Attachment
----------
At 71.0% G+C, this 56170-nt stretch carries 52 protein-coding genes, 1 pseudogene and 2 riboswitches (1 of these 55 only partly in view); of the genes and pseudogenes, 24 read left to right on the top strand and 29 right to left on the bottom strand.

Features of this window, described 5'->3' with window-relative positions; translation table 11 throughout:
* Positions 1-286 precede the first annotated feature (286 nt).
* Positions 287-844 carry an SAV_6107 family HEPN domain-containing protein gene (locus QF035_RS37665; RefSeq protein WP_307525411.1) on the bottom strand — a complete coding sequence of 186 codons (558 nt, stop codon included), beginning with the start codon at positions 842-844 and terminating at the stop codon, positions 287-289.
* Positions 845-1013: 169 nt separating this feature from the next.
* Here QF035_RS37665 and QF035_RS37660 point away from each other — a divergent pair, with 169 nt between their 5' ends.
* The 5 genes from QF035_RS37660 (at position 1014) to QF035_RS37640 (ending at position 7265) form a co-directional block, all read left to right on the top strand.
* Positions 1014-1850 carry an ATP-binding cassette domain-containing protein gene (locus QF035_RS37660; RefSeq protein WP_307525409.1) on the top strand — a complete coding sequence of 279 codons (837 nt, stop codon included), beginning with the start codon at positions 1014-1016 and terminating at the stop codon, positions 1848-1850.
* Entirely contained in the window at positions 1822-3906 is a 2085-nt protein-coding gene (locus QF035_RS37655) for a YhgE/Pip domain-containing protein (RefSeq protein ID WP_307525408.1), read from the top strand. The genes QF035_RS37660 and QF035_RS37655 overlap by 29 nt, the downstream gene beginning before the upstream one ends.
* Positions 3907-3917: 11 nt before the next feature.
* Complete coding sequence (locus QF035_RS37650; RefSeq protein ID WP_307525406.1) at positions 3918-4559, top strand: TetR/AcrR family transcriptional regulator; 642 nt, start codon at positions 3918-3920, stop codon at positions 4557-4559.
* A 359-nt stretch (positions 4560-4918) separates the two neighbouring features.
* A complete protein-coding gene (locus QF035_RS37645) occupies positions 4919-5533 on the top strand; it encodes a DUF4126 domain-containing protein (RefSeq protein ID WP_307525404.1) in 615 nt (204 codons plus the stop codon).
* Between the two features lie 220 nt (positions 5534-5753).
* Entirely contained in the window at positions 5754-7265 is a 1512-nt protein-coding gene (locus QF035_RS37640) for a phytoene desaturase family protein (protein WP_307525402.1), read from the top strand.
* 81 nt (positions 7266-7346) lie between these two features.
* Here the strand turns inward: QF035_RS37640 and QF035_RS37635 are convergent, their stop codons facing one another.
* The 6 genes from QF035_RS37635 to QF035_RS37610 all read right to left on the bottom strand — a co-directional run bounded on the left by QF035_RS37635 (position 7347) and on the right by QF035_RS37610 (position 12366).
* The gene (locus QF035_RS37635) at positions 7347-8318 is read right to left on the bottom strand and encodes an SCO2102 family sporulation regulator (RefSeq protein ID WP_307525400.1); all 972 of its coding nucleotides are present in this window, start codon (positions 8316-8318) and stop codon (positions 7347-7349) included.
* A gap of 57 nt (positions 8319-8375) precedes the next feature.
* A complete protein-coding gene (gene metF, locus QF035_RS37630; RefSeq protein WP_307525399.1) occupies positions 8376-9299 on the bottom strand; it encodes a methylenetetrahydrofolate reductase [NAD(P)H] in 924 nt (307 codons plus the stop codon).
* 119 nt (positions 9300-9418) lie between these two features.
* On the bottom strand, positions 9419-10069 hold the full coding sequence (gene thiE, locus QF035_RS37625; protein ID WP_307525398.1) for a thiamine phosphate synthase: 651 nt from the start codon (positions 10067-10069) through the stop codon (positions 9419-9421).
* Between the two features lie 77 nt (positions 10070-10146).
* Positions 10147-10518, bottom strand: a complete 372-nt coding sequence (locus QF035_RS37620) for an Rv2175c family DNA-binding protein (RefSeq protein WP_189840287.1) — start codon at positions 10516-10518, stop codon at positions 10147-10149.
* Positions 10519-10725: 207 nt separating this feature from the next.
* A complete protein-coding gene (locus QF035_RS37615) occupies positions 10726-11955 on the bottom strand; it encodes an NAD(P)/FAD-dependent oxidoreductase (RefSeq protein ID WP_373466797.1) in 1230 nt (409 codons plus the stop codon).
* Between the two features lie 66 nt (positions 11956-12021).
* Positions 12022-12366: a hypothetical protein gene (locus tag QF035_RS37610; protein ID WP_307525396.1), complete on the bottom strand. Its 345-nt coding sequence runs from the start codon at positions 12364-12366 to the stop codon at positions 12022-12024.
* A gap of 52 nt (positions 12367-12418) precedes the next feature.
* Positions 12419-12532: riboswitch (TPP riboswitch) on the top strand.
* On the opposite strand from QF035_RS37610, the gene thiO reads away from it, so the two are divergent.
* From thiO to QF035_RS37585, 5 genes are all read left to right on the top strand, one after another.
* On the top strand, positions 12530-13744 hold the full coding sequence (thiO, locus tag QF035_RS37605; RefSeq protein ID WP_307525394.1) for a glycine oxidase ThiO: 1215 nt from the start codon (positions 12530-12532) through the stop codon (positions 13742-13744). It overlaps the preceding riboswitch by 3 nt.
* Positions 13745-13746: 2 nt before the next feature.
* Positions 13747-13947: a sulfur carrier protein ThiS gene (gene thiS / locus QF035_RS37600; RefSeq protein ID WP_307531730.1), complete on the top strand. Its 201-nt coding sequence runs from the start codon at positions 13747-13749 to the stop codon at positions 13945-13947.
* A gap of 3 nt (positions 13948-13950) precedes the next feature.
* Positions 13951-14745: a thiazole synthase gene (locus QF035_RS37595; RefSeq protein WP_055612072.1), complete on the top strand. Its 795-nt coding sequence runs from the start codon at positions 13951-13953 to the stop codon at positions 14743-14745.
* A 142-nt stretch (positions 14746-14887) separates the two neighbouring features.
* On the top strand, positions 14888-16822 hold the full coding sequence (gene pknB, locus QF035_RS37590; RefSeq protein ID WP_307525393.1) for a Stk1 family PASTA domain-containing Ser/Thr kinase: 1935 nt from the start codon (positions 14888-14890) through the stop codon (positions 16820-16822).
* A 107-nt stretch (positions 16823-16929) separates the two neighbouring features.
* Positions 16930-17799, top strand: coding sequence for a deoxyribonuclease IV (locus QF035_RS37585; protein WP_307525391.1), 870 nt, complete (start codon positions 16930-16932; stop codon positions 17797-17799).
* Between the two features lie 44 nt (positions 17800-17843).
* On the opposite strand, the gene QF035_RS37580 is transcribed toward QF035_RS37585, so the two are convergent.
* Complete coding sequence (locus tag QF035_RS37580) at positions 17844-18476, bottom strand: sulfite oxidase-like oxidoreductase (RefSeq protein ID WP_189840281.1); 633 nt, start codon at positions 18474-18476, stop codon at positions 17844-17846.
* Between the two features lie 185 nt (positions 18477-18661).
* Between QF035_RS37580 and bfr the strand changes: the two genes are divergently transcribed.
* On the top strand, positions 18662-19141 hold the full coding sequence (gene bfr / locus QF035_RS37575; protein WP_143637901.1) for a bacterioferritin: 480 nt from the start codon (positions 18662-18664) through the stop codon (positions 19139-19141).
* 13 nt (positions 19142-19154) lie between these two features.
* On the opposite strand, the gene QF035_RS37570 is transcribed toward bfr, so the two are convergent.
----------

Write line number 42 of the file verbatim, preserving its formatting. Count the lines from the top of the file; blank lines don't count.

* Positions 16930-17799, top strand: coding sequence for a deoxyribonuclease IV (locus QF035_RS37585; protein WP_307525391.1), 870 nt, complete (start codon positions 16930-16932; stop codon positions 17797-17799).